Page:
Business and work Mindsets

If you want capable teams, don’t boss them around

If you want a capable team, don’t boss them around. This may come as a shock to some “managers” who believe that their function as “managers” is to tell their subjects precisely what to do and how to do it. That isn’t managing a team, that is bossing people around. There is a big difference.

Every time I think about this bossy “management” style, I think about that Princess Leia quote in Star Wars:

I wrote before about the benefits of not treating your team like they are children and this theme is a gift that keeps on giving. What bosses seem to be ignorant of are the effects of being bossy and overly prescriptive when directing their teams. It is stressful being on the receiving end of that and the more layers of bossiness you add to the mix, the waves of stress become utterly counter-productive; almost enough to stop fusion in a star.

HubSpot has yet another great post, titled “The Psychology of Teams: 9 Lessons on How Happy, Efficient Teams Really Work” which is a must-read for managers and their teams, alike. One of the key factors of an effective team, for me at any rate, is a healthy degree of freedom and responsibility. HubSpot quoted Dennis Bakke’s book, The Decision Maker, on what this freedom and responsibility means in the context of a functional team:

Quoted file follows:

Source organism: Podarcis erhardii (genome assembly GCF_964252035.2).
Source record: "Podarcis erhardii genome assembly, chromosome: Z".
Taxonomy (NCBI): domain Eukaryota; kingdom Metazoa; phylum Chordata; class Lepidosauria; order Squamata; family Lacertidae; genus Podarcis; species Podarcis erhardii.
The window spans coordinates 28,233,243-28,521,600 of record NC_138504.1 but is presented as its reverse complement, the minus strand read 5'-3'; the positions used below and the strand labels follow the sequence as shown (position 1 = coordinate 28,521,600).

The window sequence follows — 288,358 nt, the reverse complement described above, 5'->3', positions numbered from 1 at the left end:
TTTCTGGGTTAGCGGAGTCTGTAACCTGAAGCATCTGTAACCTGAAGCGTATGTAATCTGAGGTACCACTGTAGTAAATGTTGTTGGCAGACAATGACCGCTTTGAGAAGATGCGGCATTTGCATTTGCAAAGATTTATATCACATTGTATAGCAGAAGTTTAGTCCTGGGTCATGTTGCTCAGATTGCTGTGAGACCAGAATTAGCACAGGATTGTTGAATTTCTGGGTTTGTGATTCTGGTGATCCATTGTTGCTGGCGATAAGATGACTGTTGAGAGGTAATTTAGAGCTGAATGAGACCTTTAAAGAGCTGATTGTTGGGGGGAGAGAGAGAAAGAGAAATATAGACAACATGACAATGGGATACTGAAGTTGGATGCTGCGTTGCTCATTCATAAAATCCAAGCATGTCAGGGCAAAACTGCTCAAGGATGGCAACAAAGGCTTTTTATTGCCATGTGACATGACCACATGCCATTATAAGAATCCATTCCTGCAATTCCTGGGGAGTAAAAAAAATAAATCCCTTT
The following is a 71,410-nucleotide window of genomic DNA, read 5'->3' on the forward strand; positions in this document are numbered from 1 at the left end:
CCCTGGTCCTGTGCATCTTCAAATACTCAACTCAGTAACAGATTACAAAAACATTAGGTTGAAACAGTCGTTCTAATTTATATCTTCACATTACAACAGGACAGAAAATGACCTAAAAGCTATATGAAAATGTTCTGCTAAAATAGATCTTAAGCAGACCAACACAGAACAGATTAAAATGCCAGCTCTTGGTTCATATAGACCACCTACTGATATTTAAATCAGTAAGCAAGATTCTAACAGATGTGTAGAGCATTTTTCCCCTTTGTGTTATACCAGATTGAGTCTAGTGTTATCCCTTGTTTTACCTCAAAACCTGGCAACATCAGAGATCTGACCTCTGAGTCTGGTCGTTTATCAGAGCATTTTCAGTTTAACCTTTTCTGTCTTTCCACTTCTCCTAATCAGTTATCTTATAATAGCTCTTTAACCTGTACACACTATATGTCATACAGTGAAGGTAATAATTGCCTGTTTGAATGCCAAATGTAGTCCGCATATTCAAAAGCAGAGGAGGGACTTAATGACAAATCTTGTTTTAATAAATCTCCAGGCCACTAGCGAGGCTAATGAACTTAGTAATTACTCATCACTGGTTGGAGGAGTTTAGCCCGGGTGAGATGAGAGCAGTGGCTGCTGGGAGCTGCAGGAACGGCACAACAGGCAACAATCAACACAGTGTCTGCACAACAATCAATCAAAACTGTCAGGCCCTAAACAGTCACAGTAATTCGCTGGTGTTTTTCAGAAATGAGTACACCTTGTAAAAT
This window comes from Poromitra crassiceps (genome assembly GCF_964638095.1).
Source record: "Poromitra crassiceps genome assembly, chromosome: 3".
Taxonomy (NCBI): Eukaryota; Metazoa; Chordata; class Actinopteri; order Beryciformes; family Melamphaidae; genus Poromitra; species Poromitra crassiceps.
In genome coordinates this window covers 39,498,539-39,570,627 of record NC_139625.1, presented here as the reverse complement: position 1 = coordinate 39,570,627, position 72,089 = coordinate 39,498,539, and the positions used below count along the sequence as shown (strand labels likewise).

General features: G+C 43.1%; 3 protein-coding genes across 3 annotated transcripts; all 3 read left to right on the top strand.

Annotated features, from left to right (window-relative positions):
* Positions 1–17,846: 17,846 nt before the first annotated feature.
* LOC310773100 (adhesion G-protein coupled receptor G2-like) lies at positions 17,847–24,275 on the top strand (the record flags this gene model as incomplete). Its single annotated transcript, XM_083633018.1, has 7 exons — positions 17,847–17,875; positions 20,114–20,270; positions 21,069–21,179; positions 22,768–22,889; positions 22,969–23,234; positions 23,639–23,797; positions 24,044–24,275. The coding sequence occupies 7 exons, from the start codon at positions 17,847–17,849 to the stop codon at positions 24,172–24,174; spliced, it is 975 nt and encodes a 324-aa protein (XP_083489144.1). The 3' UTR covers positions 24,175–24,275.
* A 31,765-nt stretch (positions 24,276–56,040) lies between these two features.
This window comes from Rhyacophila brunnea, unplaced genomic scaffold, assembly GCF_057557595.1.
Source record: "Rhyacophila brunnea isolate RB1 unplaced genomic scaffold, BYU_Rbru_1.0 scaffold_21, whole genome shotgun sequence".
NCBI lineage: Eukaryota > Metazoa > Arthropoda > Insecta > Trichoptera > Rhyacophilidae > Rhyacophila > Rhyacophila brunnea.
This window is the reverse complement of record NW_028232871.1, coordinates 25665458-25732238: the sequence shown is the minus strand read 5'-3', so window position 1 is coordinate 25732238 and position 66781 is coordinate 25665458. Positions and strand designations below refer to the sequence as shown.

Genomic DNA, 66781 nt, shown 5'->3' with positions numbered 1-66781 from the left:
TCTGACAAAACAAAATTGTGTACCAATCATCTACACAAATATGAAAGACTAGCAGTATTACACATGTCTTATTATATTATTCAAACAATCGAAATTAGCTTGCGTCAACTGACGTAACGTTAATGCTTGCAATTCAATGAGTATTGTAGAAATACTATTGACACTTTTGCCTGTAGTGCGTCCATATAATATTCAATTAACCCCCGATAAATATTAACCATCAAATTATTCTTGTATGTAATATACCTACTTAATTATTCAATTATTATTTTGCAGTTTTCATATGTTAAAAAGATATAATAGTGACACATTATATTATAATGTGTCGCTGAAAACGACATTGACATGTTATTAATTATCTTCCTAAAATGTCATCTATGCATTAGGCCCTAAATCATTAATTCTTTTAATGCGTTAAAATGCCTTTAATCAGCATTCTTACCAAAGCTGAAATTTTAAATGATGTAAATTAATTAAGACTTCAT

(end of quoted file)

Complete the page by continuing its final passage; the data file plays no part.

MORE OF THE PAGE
You’ve got the responsibility, but you’ve also got the freedom. Think through these questions. Figure out what you think will work best. Do whatever you need to. If you want to connect with other people who are thinking about this, get advice from other businesses, you let me know. Whatever research you need to do, we’ll make it happen. And then come to me with your decisions about how to handle human resources going forward.”

“So you can sign off on them?” Angela challenged.

Tom shook his head. “Nope,” he said. “So I understand what’s happening in the business.”

This is a subtle but important shift from a bossy approach where the boss wants to review and sign off on every activity because he feels the overwhelming need to control every aspect of the team’s work. It is tempting to be so controlling. After all, it’s your business and you want it to succeed. It is so much like raising children and I’m beginning to think that, even there, it is easy to make similar disempowering mistakes. Take a look at this short video of the late H. Stephen Glenn speaking about developing capable young people: